Passengers traveling to vacation destinations around the Midwest, as well as those seeking fresh air, relaxation, and entertainment on board, departed on pleasure cruises on the Great Lakes in great numbers beginning in the the late 19th century. They sailed off towards such promises as “one week of delightful pleasure and two thousand miles of blue sky and water” on longer tours; shorter, evening excursions likewise offered entertainment, fresh air, and, if one’s timing was right, perhaps a view of a World’s Fair. Cruise operators began to see a decline in passenger travel as the popularity of the automobile shifted vacationers away from the steamers and into cars beginning in the 1920s, though many continued operations well through the first half of the twentieth century.
The 1930 Detroit & Cleveland Navigation Co. pamphlet shown at left borrows from the imagery of Transatlantic passenger travel, promising a less-expensive and less time-consuming version of that glamour for travelers closer to home. Indeed, some of these Great Lakes steamers featured some of the luxuries and many of the entertainments of larger ships: live music performed by full orchestras, floor shows, sumptuous dining, and lavishly-appointed cabins, parlors, and dining rooms.
The Inland Water Pamphlets collection at Northwestern University’s Transportation Library illustrates the history of the Great Lakes passenger steamships with 78 pamphlets from some 40 companies, dating from 1890 to 1972.
Week-long cruises, such as those operated by the Crosby Transportation Company, allowed passengers the choice of staying aboard for the duration of their journey, or departing at ports of call along the way including Mackiniac Island, Buffalo, and Milwaukee, then resuming their journey at any time during the season. The company promised fresh air and a cool, refreshing vacation to those departing the heat and dust of the city during the summer on the S.S. Minnesota, a steamship built in 1911. The Minnesota featured such amenities as electric lights, running water, and a large refrigerating plant that kept perishables in cold storage for table use, thereby enabling the creation of “good, wholesome meals, well cooked and served in the most appetizing manner.” The luxurious steamer featured a dancing pavilion, open air palm garden, and daily concerts. “If there are dull moments,” the brochure read, “you alone will be to blame.”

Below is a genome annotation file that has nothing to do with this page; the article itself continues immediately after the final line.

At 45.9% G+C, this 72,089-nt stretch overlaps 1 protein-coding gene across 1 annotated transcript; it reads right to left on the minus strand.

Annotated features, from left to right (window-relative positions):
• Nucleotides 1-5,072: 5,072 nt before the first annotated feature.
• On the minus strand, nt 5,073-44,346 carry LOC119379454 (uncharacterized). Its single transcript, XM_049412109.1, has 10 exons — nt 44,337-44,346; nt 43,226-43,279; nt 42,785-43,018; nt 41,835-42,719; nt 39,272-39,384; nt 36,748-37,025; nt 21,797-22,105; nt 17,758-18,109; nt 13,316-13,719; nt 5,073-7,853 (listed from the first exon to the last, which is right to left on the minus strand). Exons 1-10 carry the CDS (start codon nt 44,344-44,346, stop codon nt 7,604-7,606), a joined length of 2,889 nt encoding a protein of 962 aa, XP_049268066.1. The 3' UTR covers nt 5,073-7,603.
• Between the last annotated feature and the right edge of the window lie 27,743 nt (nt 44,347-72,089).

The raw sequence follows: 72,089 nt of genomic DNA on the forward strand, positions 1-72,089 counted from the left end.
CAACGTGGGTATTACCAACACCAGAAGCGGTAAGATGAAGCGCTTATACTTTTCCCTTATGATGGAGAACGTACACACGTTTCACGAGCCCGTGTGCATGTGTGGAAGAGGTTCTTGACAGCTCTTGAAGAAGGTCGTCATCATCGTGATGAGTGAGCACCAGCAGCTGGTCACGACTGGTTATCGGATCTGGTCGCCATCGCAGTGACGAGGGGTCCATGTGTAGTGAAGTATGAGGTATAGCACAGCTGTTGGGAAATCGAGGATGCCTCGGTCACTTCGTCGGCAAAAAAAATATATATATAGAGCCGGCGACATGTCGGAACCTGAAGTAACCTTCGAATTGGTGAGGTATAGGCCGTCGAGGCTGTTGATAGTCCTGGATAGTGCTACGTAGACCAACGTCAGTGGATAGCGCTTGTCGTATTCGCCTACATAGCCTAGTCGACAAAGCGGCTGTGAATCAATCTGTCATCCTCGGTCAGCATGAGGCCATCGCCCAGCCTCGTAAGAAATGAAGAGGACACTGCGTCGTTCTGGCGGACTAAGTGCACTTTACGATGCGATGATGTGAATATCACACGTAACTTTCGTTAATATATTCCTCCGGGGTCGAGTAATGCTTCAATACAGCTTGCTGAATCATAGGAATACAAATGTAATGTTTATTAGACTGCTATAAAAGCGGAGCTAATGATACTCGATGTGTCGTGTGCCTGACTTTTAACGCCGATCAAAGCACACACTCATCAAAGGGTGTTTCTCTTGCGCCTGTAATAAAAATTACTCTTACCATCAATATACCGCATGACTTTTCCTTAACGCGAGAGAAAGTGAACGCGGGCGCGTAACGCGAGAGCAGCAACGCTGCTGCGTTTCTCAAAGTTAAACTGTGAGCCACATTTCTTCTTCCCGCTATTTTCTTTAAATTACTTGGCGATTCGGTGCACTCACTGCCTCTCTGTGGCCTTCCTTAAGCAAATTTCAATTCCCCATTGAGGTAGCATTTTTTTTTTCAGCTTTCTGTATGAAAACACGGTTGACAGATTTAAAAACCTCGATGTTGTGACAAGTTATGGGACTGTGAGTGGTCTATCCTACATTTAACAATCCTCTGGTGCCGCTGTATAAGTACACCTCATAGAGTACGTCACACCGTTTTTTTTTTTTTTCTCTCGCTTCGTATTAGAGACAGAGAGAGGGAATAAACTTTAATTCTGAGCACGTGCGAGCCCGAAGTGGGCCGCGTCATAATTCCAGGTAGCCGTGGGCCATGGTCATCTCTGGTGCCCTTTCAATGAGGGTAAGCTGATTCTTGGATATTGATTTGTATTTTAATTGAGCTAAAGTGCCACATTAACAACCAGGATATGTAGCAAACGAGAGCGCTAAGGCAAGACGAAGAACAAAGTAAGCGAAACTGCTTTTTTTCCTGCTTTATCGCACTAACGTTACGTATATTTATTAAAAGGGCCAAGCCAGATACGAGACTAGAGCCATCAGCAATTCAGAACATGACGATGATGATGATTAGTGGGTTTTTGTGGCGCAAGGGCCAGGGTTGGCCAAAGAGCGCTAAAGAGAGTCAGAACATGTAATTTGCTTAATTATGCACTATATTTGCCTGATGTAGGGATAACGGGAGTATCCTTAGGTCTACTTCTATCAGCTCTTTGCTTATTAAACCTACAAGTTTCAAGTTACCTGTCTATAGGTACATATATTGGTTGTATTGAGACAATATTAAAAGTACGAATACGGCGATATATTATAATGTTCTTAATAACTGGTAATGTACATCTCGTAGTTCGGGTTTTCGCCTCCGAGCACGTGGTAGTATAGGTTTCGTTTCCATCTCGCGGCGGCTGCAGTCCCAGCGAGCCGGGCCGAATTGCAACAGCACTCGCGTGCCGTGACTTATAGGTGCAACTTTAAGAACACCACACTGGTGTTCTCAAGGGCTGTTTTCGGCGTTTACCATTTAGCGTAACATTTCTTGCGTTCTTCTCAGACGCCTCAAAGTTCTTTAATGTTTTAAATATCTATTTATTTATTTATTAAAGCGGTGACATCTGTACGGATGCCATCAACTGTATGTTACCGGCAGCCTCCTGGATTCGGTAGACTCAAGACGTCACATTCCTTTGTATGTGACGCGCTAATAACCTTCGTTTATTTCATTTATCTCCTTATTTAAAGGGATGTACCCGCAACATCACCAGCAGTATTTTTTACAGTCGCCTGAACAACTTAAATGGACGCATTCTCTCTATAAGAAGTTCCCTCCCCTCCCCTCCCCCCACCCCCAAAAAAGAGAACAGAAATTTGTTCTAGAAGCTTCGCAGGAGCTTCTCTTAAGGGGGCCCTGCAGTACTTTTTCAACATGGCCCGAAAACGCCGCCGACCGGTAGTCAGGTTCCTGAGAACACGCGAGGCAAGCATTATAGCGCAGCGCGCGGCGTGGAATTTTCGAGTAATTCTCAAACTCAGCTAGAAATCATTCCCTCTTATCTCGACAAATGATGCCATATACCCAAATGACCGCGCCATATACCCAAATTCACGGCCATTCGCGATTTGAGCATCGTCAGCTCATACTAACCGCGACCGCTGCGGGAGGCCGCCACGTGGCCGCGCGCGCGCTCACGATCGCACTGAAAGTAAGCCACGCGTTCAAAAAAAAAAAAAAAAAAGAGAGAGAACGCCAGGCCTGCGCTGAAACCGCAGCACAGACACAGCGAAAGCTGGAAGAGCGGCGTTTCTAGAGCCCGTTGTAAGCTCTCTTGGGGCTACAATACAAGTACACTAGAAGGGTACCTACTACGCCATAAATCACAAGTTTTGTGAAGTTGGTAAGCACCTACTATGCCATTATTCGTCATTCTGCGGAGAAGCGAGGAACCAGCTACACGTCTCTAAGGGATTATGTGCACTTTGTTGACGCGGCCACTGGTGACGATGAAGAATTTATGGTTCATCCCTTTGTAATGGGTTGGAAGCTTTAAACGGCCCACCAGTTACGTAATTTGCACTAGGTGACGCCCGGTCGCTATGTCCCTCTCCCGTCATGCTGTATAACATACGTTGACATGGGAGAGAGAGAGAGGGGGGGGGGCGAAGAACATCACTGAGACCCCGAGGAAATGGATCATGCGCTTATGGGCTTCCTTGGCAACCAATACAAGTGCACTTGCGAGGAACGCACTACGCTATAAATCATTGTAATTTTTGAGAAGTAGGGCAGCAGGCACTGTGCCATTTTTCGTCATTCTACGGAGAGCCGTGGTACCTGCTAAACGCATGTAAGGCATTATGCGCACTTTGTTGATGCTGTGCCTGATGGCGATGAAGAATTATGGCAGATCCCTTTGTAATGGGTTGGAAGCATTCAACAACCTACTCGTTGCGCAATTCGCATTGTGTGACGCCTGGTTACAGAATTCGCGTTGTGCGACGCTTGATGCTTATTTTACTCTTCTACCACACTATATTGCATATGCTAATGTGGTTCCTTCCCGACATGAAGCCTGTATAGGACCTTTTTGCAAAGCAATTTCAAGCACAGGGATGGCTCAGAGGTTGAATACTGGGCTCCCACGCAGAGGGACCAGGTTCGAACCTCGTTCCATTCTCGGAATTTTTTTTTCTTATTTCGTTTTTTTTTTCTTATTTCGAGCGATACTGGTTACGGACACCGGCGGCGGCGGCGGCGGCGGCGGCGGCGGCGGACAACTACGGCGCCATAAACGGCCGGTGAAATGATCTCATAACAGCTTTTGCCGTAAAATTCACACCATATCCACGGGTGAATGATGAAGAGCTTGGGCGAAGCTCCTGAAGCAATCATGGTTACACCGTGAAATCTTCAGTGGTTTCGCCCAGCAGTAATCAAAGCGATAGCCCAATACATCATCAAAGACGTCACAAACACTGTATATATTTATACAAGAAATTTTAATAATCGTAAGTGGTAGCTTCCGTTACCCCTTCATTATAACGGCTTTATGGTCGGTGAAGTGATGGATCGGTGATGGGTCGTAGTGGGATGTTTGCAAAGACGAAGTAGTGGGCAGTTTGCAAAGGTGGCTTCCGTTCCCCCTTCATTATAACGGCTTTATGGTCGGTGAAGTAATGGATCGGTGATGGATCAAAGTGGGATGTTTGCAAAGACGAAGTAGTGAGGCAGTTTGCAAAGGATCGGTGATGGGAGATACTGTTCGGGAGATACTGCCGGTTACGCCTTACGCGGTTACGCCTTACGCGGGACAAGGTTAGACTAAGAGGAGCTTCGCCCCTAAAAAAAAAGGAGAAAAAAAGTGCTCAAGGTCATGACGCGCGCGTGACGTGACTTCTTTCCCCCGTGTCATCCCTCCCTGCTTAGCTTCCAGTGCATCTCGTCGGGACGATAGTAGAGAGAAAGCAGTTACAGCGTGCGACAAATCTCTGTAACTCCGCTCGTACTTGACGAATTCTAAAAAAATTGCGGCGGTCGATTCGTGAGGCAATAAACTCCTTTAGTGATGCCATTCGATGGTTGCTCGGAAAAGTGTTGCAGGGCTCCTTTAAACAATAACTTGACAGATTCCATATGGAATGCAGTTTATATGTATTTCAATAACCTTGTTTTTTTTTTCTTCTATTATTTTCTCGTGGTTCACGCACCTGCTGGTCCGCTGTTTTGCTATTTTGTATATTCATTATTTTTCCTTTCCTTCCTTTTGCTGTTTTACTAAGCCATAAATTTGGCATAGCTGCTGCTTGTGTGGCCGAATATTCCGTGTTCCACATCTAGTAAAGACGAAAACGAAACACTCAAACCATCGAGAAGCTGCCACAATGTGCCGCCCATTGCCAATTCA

Many of these routes, such as the Pennsylvania Railroad’s Anchor Line, were operated by railroads to complement their rail services and connect terminals in the Great Lakes region. The Anchor Line’s 1914 summer schedule is shown here, and lists passenger service connecting Buffalo, Duluth, and points in between. Fares ranged from $1.50 for the Buffalo-to-Erie route, up to $11.00 to travel from Buffalo to Duluth. A 10-day cruise on the line was promoted as “the cheapest, most delightful, and most restful trip in the world.”
Already by the 1930s, the increasing popularity of automobile travel meant a decline in passenger travel on Great Lakes steamships as they were gradually replaced by car trips. Operators like the Chicago Roosevelt Steamship Company included language about convenience and cost benefits in their advertising: “Why Drive … Avoid Congested Highways.” Crowds, extra hazards, and traffic delays were some of the woes, the company warned, that threatened those who chose to drive – though passengers could also take their cars on the ship at low rates.
In 1933 and 1934, lake cruises promoted the chance to see the Chicago Century of Progress World’s Fair, which took place on the Lake Michigan shoreline on the city’s near south side. The Chicago Roosevelt Steamship Lines was one operator offering World’s Fair cruises, departing from the south end of the Michigan Avenue Bridge nightly at 9:45 and returning two hours later. The cruise experience was complete with a lecturer who pointed out points of interest along the way: “Beautiful terraces of greensward bedecked with sparkling light, illuminated multicolored modernistic World’s Fair structures—a rainbow of beauty several miles in length.”
Later in this period, companies advertised their ships as time savers for auto travelers, as in the case of the S.S. Milwaukee Clipper, carrying 900 passengers and 120 automobiles on an “Auto-Tourist Shortcut” across Lake Michigan from Milwaukee to Muskegon, as illustrated in the 1960 pamphlet shown here. The promise of carefree fun on the 6-hour journey included shuffleboard, cocktail lounges, a children’s playroom, theater, and several dining options – and, importantly, a savings of 240 driving miles. Passengers departing from Milwaukee left through the Municipal Passenger and Automobile Pier on the lakefront and arrived, presumably, relaxed and ready to tour the resorts of western and northern Michigan via automobile.
For more on the Inland Water Pamphlets collection, view the Finding Aid online or contact the Northwestern University Transportation Library at 847-491-5273 or email@example.com. This collection is available to view by appointment.